Neutrophils have been shown to induce hepatocellular damage by generating ROS and cytotoxic mediators,[11, 33] but these cells also contribute to liver repair by removing necrotic debris[33-35] and promoting liver regeneration.[36] Our results from the current study suggest that in the chronic-binge feeding model, neutrophils exacerbate liver injury. First, chronic-binge feeding not only induced neutrophil accumulation, but also stimulated neutrophil activation (Fig. 2); second, SELE−/− mice had reduced neutrophil infiltration and reduced liver injury after chronic-binge feeding, compared to WT mice (Figs. 5,6); third, mice treated with anti-Ly6G Ab were specifically depleted for neutrophils, but not macrophages, and were subsequently protected against liver injury induced by chronic-binge feeding (Fig. 3). Finally, chronic ethanol feeding has been shown to induce hepatocyte apoptosis.[23] In the chronic-binge feeding model, we observed that the number of terminal deoxynucleotidyl transferase dUTP nick end labeling–positive hepatocyte nuclei was only slightly, but significantly, elevated, compared to pair-fed mice, and was comparable between ethanol-fed WT and SELE−/− mice (Supporting Fig. 7), although ethanol-fed SELE−/− mice had significantly lower serum ALT levels than ethanol-fed WT mice (Fig. 6). This suggests that hepatocyte necrosis, but not apoptosis, was most likely the major cause of hepatocyte cell death in this acute-on-chronic alcoholic liver injury model, which is consistent with the fact of neutrophil-mediated hepatocellular oncotic necrosis.[34]

Although our findings suggest an important role of E-selectin in neutrophil infiltration and liver injury in the chronic-binge feeding model, the roles of E-selectin in human ALD remain unclear. By using IHC analyses of 28 ALD patients with severe alcoholic hepatitis or cirrhosis, Adams et al. demonstrated that E-selectin staining was generally weak in these patients, except in 2 patients with strong staining.[37, 38] However, in these studies, expression levels of E-selectin were not quantified. In the current study, by using real-time quantitative PCR, we demonstrated that expression of E-selectin was significantly up-regulated in human AFLs, but not in alcoholic cirrhotic livers, compared to normal livers, although expression of IL-1β was elevated in both groups. The reason why E-selectin is not up-regulated in cirrhotic livers, despite increased inflammation, may be the result of elevated TGF-β (Fig. 7), a cytokine that is known to effectively suppress expression of E-selectin in ECs.[39] Taken together, E-selectin may play a role in promoting neutrophil infiltration and liver injury in the early stages of ALD without fibrosis.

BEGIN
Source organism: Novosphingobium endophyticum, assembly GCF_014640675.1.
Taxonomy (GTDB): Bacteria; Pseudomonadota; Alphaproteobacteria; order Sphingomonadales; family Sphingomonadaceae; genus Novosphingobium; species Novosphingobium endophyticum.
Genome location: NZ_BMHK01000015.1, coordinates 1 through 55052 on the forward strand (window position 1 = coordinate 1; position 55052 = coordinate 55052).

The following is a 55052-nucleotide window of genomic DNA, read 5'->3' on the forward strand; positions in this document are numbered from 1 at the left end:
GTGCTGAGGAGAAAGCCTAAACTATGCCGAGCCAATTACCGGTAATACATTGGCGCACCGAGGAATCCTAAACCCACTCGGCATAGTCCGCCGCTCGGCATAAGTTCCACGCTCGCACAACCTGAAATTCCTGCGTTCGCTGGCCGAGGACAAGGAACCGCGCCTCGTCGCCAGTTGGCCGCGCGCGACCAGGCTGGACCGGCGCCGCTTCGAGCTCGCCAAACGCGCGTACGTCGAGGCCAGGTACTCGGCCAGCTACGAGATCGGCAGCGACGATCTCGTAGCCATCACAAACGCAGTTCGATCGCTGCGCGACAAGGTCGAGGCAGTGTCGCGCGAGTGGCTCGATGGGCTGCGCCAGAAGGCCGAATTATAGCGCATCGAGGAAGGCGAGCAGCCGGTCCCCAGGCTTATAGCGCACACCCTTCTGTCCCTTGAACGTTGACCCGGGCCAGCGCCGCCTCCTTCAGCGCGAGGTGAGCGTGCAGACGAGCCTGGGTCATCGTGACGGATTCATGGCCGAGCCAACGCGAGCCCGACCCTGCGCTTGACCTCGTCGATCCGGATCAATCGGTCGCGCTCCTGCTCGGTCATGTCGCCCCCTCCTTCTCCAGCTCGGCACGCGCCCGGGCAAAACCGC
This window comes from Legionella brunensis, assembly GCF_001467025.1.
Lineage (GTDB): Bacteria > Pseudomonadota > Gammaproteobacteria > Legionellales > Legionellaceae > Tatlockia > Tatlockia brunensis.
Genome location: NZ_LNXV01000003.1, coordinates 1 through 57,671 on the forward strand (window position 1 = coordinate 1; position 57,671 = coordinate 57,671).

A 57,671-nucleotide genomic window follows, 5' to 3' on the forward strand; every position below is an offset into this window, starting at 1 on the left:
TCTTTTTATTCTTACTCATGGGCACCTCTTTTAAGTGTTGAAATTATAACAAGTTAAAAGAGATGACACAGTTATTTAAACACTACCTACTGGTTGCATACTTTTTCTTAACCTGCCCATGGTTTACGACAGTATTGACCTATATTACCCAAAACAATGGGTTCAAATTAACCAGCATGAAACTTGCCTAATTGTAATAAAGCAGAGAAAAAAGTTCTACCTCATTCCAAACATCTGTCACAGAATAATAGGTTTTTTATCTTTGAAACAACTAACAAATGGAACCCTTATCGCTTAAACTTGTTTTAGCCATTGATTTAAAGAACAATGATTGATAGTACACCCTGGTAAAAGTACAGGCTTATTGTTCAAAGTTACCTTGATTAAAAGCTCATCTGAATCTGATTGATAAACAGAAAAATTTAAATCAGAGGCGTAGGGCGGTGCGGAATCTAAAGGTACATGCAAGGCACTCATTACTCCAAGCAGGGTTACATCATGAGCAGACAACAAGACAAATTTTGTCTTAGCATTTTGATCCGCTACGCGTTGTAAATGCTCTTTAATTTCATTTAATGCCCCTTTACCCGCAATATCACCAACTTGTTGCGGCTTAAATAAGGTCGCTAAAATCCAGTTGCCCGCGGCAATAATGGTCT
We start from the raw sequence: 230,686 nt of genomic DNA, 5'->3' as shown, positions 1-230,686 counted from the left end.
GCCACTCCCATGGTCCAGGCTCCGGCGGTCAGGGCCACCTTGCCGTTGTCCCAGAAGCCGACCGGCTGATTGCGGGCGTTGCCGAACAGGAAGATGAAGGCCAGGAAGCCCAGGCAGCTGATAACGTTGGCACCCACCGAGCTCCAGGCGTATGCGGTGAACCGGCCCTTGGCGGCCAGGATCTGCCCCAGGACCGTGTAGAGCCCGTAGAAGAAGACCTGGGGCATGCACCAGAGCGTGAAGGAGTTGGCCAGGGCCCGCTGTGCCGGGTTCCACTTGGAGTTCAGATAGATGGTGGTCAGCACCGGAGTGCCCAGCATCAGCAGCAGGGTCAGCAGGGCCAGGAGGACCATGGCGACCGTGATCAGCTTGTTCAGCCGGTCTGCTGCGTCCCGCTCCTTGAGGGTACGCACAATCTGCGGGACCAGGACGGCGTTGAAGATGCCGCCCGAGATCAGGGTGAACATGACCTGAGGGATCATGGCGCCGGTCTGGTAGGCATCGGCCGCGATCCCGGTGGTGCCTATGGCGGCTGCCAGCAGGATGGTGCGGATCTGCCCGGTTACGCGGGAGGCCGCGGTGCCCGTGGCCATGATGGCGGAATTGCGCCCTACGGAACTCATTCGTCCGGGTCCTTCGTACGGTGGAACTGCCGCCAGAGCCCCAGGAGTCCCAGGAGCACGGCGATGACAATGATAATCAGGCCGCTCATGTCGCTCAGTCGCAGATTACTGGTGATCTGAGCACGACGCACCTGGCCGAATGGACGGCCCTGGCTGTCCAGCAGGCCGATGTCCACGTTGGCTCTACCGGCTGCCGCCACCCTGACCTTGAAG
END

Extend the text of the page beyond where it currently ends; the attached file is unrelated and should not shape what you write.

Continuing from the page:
Acknowledgement

The authors thank Dr. Philippe Gual (INSERM, U1065, Equipe 8, Complications Hépatiques de l'Obésité, Nice, France) for his great suggestions and helpful discussion during this study.